Scott to Equifax execs: ‘I find it hard to believe’

by | October 10, 2017 5:19 pm

Scott Tim

U.S. Sen. Tim Scott questioned former Equifax CEO Richard Smith Oct 4 regarding Equifax’s security breach that left the personal information of millions of Americans vulnerable, as well as the behavior of Equifax executives after the breach was found.
Three Equifax executives sold $1.8 million of company stock in the days following the breach, while the American people were not told of the breach for six weeks, Scott said in a release.
During his questioning, Scott outlined the following:
* On July 29, suspicious activity was reported within Equifax.
* On Aug. 1, three Equifax executives sold off stock totaling $1.8 million.
* On Sept. 7, six weeks later, Equifax told the public about the breach.
* Equifax stock plummets from an Aug. 1 price of $142.46 to $92.98 a share by Sept. 14
* This drop means the Equifax executives made an extra $655,000 by selling within days of the breach.
* In total, Equifax lost $6.4 billion of value after the breach was made public.

Last week, former Equifax CEO Richard Smith testified that executives had no knowledge of the breach when they sold their stock
“Folks who have stocks in Equifax, like the mom and pop businesses that are saving for the future bore the burden of a $6.4 billion loss in value,” Scott said. “At the same time, the general counsel who ‘didn’t know,’ the CFO who ‘didn’t know,’ all the folks in the executive suite who ‘had no clue,’ they were the luckiest investors on Aug. 1 to net $655,000. This was pure luck, and nothing else? Was it luck?”
Scott said he found it hard to believe it was simply luck.
“I will say that what you guys want us to believe as a committee, as senators, as the U.S. Congress, as well as the investors in Equifax and the entire nation, what y’all want us to believe is that the three luckiest investors who sold their stock did so without any knowledge that the suspicious activity (reported July 29) may be bigger than any suspicious activity in the history of the company.”

comments » 1

  1. Comment by Paul Martin

    October 13, 2017 at 10:57

    C&P Baker, Even if you change the dates, it is still someone else work and not by you.

    Home » Media Center » Press Releases
    Oct 4, 2017
     
    0

    Washington – U.S. Senator Tim Scott questioned former Equifax CEO Richard Smith this morning regarding Equifax’s security breach that left the personal information of millions of Americans vulnerable, as well as the behavior of Equifax executives after the breach was found. Three Equifax executives sold $1.8 million of company stock in the days following the breach, while the American people were not told of the breach for six weeks.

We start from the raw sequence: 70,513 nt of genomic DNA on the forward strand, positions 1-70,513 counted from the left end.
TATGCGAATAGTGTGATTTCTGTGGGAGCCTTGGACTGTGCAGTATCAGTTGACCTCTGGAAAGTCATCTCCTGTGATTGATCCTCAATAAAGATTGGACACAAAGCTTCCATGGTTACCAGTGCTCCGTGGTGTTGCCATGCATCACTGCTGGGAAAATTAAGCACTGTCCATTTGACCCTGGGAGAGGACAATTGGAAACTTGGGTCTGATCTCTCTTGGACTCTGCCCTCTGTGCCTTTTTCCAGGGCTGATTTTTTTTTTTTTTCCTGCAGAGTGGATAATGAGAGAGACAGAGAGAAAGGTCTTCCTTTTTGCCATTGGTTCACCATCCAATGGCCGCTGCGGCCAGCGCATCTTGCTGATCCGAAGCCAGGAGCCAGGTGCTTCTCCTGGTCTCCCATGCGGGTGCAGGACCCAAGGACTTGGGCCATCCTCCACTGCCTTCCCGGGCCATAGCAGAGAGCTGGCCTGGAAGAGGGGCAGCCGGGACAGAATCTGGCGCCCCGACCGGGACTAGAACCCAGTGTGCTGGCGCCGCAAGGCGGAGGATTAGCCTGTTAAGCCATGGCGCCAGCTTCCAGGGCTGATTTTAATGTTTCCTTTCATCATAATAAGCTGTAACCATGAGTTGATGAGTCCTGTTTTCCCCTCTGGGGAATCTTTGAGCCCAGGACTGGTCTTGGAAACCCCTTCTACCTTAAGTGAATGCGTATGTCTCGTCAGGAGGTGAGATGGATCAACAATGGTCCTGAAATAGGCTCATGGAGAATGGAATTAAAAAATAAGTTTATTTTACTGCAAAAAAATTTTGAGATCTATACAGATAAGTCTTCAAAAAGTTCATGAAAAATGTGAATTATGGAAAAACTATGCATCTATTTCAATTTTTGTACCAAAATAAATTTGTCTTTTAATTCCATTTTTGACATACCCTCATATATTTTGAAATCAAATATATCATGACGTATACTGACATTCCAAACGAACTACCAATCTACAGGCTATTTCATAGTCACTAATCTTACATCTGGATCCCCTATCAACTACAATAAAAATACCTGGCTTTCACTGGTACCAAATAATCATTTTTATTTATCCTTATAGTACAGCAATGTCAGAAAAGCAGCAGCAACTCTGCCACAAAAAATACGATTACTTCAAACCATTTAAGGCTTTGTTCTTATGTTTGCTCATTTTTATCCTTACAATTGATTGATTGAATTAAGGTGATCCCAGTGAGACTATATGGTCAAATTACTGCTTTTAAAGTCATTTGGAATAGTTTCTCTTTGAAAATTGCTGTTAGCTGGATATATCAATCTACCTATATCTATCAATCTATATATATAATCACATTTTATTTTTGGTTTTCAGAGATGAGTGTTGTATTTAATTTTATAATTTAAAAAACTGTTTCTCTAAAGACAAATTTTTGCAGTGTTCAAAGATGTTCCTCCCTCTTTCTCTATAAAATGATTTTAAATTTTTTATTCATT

Senator Scott highlighted the timeline below:
    On July 29, suspicious activity was reported within Equifax
    On August 1, three Equifax executives sold off stock totaling $1.8 million
    On September 7, six weeks later, Equifax told the public about the breach
    Equifax stock plummets from an August 1 price of $142.46 to $92.98 a shareby September 14
    This drop means the Equifax executives made an extra $655,000 by selling within days of the breach
    In total, Equifax lost $6.4 billion of value after the breach was made public
    Today, former Equifax CEO Richard Smith testified that executives had no knowledge of the breach when they sold their stock
    Senator Scott asked Mr. Smith: “Folks who have stocks in Equifax, like the mom and pop business that are saving for the future…bore the burden of a $6.4 billion lost in value. At the same time, the General Counsel who “didn’t know”, the CFO who “didn’t know” – all the folks in the executive suite who had no clue, they were the luckiest investors on August 1, to net $655,000 this was pure luck, and nothing else. Was it luck?”
    Scott continued “I will say that what you guys want us to believe as a committee, as Senators, as the U.S. Congress, as well as the investors in Equifax and the entire nation, what y’all want us to believe is that the three luckiest investors who sold their stock did so without any knowledge that the suspicious activity (reported July 29th) may be bigger than any suspicious activity in the history of the company…I find that hard to believe.”
    You can watch video of Senator Scott’s questioning by clicking here or on the image below.
     


The comments are closed.

© Copyright 2017 | Manning Live